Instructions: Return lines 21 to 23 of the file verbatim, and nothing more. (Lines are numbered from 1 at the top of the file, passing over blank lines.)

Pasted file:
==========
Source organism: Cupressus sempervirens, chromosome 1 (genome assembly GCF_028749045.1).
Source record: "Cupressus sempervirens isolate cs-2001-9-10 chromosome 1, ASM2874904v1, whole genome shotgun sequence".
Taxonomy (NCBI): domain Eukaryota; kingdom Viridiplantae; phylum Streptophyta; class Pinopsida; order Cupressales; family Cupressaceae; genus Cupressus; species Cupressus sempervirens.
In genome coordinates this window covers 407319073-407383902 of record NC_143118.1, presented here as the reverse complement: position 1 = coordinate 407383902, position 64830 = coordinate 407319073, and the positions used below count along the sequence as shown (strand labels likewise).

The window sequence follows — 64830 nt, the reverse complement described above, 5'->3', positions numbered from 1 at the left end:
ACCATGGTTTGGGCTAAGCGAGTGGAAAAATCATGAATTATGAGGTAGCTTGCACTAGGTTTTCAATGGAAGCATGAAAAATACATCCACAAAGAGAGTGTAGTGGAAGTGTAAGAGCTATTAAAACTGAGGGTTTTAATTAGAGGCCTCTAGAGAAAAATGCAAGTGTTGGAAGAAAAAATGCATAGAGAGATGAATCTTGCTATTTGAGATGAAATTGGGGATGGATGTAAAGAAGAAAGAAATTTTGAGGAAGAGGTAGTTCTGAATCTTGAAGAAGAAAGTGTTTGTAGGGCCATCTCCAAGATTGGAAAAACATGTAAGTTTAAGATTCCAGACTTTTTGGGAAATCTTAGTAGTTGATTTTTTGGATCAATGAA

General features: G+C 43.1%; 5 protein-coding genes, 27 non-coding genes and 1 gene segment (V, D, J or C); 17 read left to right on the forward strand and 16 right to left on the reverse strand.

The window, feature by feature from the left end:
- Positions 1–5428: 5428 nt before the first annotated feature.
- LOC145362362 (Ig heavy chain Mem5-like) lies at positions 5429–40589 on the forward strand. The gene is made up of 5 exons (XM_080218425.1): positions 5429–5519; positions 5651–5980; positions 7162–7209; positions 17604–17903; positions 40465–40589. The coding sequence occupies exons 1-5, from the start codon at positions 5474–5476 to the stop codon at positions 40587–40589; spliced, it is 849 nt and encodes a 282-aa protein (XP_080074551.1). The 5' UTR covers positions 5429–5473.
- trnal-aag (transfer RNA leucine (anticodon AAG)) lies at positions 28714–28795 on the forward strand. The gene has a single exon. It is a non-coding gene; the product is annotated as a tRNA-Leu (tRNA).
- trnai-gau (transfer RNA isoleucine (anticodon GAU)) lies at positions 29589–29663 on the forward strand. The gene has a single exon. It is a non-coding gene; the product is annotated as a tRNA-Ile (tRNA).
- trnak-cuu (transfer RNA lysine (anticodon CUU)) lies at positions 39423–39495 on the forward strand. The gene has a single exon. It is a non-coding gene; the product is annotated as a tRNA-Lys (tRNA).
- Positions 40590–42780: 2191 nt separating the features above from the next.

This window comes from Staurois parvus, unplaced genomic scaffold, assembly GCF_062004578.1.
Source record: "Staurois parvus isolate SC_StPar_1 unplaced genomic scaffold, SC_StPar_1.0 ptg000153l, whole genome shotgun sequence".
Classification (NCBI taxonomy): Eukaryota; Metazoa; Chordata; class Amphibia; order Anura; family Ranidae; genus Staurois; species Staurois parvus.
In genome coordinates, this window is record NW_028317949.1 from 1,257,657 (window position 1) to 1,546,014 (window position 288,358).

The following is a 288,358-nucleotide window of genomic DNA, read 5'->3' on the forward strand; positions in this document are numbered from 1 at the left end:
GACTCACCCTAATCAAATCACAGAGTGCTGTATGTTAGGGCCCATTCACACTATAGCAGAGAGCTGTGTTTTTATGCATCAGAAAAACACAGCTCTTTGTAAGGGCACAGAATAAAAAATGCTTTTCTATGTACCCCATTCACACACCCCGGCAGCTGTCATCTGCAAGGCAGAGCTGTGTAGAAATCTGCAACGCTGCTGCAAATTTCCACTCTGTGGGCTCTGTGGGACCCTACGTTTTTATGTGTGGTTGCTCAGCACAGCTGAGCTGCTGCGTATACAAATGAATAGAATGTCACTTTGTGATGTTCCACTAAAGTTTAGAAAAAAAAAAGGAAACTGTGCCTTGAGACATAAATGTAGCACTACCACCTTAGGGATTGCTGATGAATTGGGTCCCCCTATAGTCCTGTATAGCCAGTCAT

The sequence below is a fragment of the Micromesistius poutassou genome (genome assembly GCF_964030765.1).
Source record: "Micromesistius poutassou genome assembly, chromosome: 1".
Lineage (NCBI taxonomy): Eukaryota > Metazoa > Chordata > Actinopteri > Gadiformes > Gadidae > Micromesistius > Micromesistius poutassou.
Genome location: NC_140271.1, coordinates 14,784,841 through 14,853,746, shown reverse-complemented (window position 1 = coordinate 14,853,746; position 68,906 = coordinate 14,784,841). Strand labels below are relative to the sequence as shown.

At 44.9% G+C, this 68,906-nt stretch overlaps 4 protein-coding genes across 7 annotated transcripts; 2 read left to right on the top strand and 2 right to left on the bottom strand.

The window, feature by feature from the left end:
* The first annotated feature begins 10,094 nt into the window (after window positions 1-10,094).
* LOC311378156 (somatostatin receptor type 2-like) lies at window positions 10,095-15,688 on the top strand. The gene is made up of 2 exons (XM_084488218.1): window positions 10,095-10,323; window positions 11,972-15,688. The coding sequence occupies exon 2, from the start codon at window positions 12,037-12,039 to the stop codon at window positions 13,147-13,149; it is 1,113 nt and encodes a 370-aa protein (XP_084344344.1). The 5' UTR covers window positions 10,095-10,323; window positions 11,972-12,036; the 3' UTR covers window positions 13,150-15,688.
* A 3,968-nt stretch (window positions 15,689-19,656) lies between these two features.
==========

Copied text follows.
The sequence below is a fragment of the Micromesistius poutassou genome (genome assembly GCF_964030765.1).
Source record: "Micromesistius poutassou genome assembly, chromosome: 1".
Lineage (NCBI taxonomy): Eukaryota > Metazoa > Chordata > Actinopteri > Gadiformes > Gadidae > Micromesistius > Micromesistius poutassou.